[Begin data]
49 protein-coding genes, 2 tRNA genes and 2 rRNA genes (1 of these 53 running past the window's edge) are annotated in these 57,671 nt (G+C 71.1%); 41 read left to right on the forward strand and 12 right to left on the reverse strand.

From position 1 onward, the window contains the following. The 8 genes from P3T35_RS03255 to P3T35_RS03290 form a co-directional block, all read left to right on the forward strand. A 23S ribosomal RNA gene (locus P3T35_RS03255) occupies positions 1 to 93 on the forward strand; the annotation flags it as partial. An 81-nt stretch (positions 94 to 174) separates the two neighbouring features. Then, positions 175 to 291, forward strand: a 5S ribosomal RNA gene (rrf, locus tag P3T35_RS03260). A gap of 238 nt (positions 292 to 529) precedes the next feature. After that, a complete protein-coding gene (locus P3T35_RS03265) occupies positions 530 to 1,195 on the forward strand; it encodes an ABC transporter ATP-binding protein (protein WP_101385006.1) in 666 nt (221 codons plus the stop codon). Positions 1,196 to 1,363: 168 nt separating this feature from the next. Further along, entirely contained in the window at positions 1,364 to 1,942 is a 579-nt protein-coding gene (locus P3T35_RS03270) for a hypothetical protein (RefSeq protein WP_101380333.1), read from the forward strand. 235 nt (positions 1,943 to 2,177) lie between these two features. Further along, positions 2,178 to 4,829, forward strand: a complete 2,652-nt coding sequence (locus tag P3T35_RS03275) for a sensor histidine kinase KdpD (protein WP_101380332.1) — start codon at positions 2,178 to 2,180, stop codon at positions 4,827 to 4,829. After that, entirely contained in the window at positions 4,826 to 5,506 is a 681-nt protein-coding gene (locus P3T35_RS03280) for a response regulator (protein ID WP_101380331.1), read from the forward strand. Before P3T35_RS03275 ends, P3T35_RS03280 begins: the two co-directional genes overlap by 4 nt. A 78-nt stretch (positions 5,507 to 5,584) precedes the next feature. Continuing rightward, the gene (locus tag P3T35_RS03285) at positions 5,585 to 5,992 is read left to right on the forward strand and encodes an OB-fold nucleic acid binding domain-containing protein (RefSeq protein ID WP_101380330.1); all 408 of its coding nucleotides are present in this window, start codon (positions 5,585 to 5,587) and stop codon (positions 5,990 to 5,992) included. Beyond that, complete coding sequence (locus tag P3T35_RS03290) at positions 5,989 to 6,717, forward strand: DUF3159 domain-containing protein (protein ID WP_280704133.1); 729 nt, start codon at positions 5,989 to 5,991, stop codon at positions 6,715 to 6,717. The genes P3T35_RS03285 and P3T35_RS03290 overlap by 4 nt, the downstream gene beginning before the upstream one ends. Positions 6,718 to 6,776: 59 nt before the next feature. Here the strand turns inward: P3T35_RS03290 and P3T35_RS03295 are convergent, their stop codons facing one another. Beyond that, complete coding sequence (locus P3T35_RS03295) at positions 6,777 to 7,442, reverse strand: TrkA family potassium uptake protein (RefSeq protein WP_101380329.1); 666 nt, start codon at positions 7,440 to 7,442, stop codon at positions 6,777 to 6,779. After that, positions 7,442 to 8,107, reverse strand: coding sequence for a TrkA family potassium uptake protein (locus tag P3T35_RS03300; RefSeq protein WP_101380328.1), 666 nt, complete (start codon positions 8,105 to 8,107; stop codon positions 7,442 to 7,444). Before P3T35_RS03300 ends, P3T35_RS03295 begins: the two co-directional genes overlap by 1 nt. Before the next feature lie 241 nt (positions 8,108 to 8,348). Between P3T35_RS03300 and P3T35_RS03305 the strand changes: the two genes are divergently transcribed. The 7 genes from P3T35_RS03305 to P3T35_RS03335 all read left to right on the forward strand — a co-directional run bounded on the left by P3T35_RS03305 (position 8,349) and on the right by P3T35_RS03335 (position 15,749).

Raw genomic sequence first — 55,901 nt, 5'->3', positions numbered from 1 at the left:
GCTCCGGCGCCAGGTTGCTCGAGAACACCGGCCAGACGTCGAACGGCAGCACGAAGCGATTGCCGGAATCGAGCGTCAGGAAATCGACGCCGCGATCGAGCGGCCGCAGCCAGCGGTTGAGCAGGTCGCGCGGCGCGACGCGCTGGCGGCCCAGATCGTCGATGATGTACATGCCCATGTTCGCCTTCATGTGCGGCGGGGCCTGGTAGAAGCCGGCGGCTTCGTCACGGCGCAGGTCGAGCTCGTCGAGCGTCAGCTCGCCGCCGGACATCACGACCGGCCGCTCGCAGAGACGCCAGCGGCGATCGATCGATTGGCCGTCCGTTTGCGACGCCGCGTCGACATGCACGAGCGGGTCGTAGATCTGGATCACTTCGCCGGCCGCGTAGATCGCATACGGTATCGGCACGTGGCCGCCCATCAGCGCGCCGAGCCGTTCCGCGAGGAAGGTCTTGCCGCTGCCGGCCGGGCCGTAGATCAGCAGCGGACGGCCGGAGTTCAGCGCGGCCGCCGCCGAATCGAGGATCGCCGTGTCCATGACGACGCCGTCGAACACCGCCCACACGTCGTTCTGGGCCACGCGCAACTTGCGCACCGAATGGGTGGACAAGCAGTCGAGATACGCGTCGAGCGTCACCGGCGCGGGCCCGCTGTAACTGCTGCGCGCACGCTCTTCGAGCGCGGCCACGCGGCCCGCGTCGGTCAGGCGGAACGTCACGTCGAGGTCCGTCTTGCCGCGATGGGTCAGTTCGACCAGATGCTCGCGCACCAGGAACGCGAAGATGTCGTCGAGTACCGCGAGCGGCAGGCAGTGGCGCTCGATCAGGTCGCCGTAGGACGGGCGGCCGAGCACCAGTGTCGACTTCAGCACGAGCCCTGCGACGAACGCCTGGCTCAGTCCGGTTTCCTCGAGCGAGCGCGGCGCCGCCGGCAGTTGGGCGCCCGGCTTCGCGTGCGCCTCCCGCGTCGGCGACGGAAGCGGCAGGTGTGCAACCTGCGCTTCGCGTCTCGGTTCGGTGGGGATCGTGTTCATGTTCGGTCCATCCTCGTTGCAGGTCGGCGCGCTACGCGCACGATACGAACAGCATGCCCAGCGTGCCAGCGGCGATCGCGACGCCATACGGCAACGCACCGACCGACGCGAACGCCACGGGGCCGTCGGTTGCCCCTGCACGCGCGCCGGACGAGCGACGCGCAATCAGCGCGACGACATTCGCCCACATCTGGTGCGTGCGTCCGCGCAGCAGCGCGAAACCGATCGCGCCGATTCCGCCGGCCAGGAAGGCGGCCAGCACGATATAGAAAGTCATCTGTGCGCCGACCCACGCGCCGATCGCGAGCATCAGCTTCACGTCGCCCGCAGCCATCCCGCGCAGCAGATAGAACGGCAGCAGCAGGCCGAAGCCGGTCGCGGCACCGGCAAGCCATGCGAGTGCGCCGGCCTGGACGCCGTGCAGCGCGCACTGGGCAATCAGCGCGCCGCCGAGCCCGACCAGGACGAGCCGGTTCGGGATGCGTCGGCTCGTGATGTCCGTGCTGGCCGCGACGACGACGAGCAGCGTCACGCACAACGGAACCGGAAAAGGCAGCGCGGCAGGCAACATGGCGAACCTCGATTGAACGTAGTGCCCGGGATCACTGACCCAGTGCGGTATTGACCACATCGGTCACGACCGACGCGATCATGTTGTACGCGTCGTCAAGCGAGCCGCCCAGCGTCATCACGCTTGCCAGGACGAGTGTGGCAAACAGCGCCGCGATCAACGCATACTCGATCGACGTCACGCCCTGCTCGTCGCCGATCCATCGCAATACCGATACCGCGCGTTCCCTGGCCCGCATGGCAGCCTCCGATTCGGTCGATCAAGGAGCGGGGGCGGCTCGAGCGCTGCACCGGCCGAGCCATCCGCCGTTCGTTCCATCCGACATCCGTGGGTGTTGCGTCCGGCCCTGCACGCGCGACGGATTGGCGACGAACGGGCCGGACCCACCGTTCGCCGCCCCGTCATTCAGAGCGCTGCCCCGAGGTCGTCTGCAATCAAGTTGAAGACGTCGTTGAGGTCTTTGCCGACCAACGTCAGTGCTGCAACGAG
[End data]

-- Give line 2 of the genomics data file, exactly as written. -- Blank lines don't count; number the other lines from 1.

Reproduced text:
From position 1 onward, the window contains the following. The 8 genes from P3T35_RS03255 to P3T35_RS03290 form a co-directional block, all read left to right on the forward strand. A 23S ribosomal RNA gene (locus P3T35_RS03255) occupies positions 1 to 93 on the forward strand; the annotation flags it as partial. An 81-nt stretch (positions 94 to 174) separates the two neighbouring features. Then, positions 175 to 291, forward strand: a 5S ribosomal RNA gene (rrf, locus tag P3T35_RS03260). A gap of 238 nt (positions 292 to 529) precedes the next feature. After that, a complete protein-coding gene (locus P3T35_RS03265) occupies positions 530 to 1,195 on the forward strand; it encodes an ABC transporter ATP-binding protein (protein WP_101385006.1) in 666 nt (221 codons plus the stop codon). Positions 1,196 to 1,363: 168 nt separating this feature from the next. Further along, entirely contained in the window at positions 1,364 to 1,942 is a 579-nt protein-coding gene (locus P3T35_RS03270) for a hypothetical protein (RefSeq protein WP_101380333.1), read from the forward strand. 235 nt (positions 1,943 to 2,177) lie between these two features. Further along, positions 2,178 to 4,829, forward strand: a complete 2,652-nt coding sequence (locus tag P3T35_RS03275) for a sensor histidine kinase KdpD (protein WP_101380332.1) — start codon at positions 2,178 to 2,180, stop codon at positions 4,827 to 4,829. After that, entirely contained in the window at positions 4,826 to 5,506 is a 681-nt protein-coding gene (locus P3T35_RS03280) for a response regulator (protein ID WP_101380331.1), read from the forward strand. Before P3T35_RS03275 ends, P3T35_RS03280 begins: the two co-directional genes overlap by 4 nt. A 78-nt stretch (positions 5,507 to 5,584) precedes the next feature. Continuing rightward, the gene (locus tag P3T35_RS03285) at positions 5,585 to 5,992 is read left to right on the forward strand and encodes an OB-fold nucleic acid binding domain-containing protein (RefSeq protein ID WP_101380330.1); all 408 of its coding nucleotides are present in this window, start codon (positions 5,585 to 5,587) and stop codon (positions 5,990 to 5,992) included. Beyond that, complete coding sequence (locus tag P3T35_RS03290) at positions 5,989 to 6,717, forward strand: DUF3159 domain-containing protein (protein ID WP_280704133.1); 729 nt, start codon at positions 5,989 to 5,991, stop codon at positions 6,715 to 6,717. The genes P3T35_RS03285 and P3T35_RS03290 overlap by 4 nt, the downstream gene beginning before the upstream one ends. Positions 6,718 to 6,776: 59 nt before the next feature. Here the strand turns inward: P3T35_RS03290 and P3T35_RS03295 are convergent, their stop codons facing one another. Beyond that, complete coding sequence (locus P3T35_RS03295) at positions 6,777 to 7,442, reverse strand: TrkA family potassium uptake protein (RefSeq protein WP_101380329.1); 666 nt, start codon at positions 7,440 to 7,442, stop codon at positions 6,777 to 6,779. After that, positions 7,442 to 8,107, reverse strand: coding sequence for a TrkA family potassium uptake protein (locus tag P3T35_RS03300; RefSeq protein WP_101380328.1), 666 nt, complete (start codon positions 8,105 to 8,107; stop codon positions 7,442 to 7,444). Before P3T35_RS03300 ends, P3T35_RS03295 begins: the two co-directional genes overlap by 1 nt. Before the next feature lie 241 nt (positions 8,108 to 8,348). Between P3T35_RS03300 and P3T35_RS03305 the strand changes: the two genes are divergently transcribed. The 7 genes from P3T35_RS03305 to P3T35_RS03335 all read left to right on the forward strand — a co-directional run bounded on the left by P3T35_RS03305 (position 8,349) and on the right by P3T35_RS03335 (position 15,749).